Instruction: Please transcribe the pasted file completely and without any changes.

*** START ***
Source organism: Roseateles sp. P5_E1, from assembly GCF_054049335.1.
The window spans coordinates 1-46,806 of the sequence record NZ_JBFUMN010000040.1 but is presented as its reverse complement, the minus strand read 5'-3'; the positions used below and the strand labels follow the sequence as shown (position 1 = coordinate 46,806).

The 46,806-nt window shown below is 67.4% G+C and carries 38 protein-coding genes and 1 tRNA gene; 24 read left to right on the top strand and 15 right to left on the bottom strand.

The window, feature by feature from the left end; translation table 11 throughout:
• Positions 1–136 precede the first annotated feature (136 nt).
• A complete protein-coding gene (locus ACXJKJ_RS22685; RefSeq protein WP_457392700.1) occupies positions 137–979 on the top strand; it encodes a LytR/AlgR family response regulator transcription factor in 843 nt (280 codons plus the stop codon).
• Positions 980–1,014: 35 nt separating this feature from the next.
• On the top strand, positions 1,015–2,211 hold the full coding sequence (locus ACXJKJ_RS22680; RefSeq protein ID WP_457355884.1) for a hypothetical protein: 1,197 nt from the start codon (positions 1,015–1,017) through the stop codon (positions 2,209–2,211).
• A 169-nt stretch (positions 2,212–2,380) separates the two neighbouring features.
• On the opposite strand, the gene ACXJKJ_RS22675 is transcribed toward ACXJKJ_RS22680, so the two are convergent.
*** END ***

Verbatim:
Source organism: Roseateles sp. P5_E1, from assembly GCF_054049335.1.
The window spans coordinates 1-46,806 of the sequence record NZ_JBFUMN010000040.1 but is presented as its reverse complement, the minus strand read 5'-3'; the positions used below and the strand labels follow the sequence as shown (position 1 = coordinate 46,806).

The 46,806-nt window shown below is 67.4% G+C and carries 38 protein-coding genes and 1 tRNA gene; 24 read left to right on the top strand and 15 right to left on the bottom strand.

The window, feature by feature from the left end; translation table 11 throughout:
• Positions 1–136 precede the first annotated feature (136 nt).
• A complete protein-coding gene (locus ACXJKJ_RS22685; RefSeq protein WP_457392700.1) occupies positions 137–979 on the top strand; it encodes a LytR/AlgR family response regulator transcription factor in 843 nt (280 codons plus the stop codon).
• Positions 980–1,014: 35 nt separating this feature from the next.
• On the top strand, positions 1,015–2,211 hold the full coding sequence (locus ACXJKJ_RS22680; RefSeq protein ID WP_457355884.1) for a hypothetical protein: 1,197 nt from the start codon (positions 1,015–1,017) through the stop codon (positions 2,209–2,211).
• A 169-nt stretch (positions 2,212–2,380) separates the two neighbouring features.
• On the opposite strand, the gene ACXJKJ_RS22675 is transcribed toward ACXJKJ_RS22680, so the two are convergent.